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Disney’s Pinocchio (1940) vs. The Adventures of Pinocchio (1996)

There’s nothing more magical than rediscovering a childhood classic. As I was working, these lyrics popped into my head: “What are we made of? Can we know what we will be?” Off I went on a browser journey to stumble across something I thought I’d imagined hearing (and seeing) as a child. Enter The Adventures of Pinocchio, a film that captivated us 90s kids thanks to some pretty awesome lenticular VHS cover art and some memorably entertaining characters.

So, in light of Disney remakes, I thought it would be appropriate to see if this gem from my childhood is just as amazing as the 1940s Disney classic my dad (and I) watched as a kid.
Strap on your nostalgia goggles and join me as I take a dive into Walt Disney’s classic animated film Pinocchio (1940) and New Line Cinema’s live-action version The Adventures of Pinocchio (1996) and see which one’s got no strings to hold it down.


Obviously, the best point to start is the protagonist himself.

As much as I hate to say it, one of my biggest problems with the Disney version is that, even though he learns his lessons, Pinocchio’s personality doesn’t change. Even when he’s causing trouble, he looks, acts, and talks like a sweet-tempered eight-year-old child.

In the 1996 version, Pinocchio (Johnathan Taylor Thomas) is more well-rounded and behaves like an actual child. His naivety gets him into trouble, and he is belligerent. He even refers to himself as a “really bad boy” and loves earning money as the star of a puppet show. In the end, we feel that his transformation into a human is not only enchanting but (most importantly) well-deserved.

Disney’s version will always be timeless. But the Thomas version is much more relatable.

The Cricket 

For me, the crickets in both films are a bit of a hit or miss.

What makes Jiminy Cricket (Cliff Edwards) such a pivotal character is his presence throughout the entire movie, as the little top-hat wearing bug serves as Pinocchio’s conscience (literally and figuratively). He is funny and charming and allows the puppet to make mistakes to learn lessons.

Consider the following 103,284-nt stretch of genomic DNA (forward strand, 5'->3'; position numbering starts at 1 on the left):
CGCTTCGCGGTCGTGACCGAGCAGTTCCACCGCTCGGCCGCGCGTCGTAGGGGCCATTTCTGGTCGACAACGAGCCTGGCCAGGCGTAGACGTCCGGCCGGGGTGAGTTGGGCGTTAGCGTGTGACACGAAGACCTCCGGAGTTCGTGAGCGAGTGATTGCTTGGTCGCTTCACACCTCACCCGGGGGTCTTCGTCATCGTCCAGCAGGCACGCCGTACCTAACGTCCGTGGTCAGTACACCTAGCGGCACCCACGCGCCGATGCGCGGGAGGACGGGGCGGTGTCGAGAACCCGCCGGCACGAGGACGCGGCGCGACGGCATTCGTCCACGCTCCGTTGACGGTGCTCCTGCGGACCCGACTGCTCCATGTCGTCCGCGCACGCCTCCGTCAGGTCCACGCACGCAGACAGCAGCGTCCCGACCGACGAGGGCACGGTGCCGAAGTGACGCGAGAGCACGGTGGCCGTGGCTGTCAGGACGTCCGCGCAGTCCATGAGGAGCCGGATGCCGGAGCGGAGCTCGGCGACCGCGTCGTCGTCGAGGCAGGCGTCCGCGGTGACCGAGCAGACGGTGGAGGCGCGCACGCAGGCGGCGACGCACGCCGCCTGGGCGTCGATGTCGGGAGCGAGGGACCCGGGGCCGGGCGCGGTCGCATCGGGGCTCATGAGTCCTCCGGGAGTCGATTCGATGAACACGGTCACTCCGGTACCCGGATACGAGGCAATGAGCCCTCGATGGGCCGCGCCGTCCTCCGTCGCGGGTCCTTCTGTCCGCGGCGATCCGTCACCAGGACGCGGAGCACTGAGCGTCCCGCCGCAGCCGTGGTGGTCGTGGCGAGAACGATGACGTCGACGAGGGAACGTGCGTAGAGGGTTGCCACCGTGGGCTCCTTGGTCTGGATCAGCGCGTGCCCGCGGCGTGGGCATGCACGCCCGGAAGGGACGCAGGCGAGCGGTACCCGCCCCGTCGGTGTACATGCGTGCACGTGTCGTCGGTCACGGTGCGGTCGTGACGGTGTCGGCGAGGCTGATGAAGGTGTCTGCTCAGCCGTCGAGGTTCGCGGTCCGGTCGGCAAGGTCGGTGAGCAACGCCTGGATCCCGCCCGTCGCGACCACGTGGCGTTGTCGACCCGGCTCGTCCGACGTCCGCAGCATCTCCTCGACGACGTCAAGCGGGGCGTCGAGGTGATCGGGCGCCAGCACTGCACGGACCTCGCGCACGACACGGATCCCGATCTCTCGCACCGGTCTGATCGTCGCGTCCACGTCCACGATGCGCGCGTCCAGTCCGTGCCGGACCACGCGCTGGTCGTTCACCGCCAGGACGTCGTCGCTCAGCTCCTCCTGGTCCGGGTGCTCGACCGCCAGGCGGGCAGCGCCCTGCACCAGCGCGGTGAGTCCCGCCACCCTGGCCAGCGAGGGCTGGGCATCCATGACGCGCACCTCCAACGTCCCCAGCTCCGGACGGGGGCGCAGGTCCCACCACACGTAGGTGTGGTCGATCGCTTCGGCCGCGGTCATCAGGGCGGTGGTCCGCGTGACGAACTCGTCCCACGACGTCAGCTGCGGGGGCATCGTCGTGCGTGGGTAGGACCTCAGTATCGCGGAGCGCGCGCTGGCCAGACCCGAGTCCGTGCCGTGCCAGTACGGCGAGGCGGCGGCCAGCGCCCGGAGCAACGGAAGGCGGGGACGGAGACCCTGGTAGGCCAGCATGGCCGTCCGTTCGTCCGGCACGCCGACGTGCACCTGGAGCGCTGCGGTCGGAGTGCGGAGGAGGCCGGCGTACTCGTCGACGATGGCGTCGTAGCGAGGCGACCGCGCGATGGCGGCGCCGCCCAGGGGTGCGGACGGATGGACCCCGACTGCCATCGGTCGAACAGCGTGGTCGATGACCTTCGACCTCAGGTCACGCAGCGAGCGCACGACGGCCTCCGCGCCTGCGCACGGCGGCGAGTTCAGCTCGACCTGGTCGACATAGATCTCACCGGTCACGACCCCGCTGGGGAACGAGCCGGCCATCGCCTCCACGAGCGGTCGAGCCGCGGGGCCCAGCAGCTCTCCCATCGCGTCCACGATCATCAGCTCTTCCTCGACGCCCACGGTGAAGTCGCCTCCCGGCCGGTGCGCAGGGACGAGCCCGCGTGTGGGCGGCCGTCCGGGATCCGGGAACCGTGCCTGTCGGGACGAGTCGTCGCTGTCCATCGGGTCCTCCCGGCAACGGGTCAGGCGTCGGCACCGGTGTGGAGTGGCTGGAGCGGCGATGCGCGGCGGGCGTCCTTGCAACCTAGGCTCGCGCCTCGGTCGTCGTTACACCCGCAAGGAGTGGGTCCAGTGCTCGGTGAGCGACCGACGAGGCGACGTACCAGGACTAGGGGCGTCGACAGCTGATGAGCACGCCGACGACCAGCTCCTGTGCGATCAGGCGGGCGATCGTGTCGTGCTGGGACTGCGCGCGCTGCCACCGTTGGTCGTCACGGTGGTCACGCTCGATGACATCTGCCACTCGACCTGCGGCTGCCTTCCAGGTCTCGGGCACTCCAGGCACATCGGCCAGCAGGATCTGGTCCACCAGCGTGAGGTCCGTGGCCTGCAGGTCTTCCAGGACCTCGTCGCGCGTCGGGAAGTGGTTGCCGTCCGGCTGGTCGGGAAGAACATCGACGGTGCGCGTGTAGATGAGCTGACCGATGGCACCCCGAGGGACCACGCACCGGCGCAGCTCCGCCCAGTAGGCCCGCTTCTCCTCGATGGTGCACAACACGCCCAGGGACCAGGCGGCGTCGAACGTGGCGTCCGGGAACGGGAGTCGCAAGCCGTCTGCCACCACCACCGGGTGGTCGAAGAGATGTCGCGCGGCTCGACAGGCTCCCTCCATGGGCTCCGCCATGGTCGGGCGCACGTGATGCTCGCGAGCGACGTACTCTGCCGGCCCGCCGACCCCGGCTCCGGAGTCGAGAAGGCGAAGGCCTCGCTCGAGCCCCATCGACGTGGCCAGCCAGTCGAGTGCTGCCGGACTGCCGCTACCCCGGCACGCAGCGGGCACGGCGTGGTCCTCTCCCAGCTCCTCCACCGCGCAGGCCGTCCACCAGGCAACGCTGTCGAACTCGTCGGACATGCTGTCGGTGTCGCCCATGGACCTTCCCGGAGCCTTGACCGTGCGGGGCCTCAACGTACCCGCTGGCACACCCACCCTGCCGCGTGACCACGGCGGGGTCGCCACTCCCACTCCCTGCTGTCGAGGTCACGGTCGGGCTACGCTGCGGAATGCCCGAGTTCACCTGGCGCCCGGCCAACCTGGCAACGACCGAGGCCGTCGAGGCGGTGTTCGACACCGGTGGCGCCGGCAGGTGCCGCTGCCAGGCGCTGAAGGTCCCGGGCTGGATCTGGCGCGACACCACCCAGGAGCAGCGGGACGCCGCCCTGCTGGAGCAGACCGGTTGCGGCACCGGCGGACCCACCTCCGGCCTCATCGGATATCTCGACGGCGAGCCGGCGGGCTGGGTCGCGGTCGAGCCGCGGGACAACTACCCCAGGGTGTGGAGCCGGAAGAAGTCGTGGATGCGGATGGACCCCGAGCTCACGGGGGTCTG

On the other hand, Pepe (David Doyle) is more like a seasoned uncle with a sharp wit. (My only complaint is that his design is on par with Son of the Mask.) Although he only appears when necessary, each time he appears on screen, he still offers some pretty good advice for Pinocchio and the kids watching.

Although it came close, though, I have to pick Jiminy Cricket simply because (hands down) he does have more of a personality than Pepe and has a more important role in Pinocchio’s life (and the film, overall).


Let’s face it. The weakest points of Disney’s Pinocchio are the villains. Although Stromboli and the Coachman might scare a few toddlers in the audience, they are just run-of-the-mill maniacal bad guys with evil grins. They leave the film as quickly as they entered and are just as easily forgotten.

There is only ONE Lorenzini.

From the moment he steps on screen, we know he’s pure evil, loves being evil, and means business. I dare even say he’s on par with some Disney baddies. Come on. How cool is a villain who eats vintage chili peppers and breathes fire?

Hands down the best point about Lorenzini is his unpredictability. He's always calm and poised, like a snake about to strike. Actor Udo Kier delivers an astonishingly great performance as a deceptive monster who delights in leading children down the path of temptation, much like Mr. Dark from Something Wicked This Way Comes.

No contest. Point goes to The Adventures of Pinocchio for producing a deliciously evil bad guy.

Supporting Cast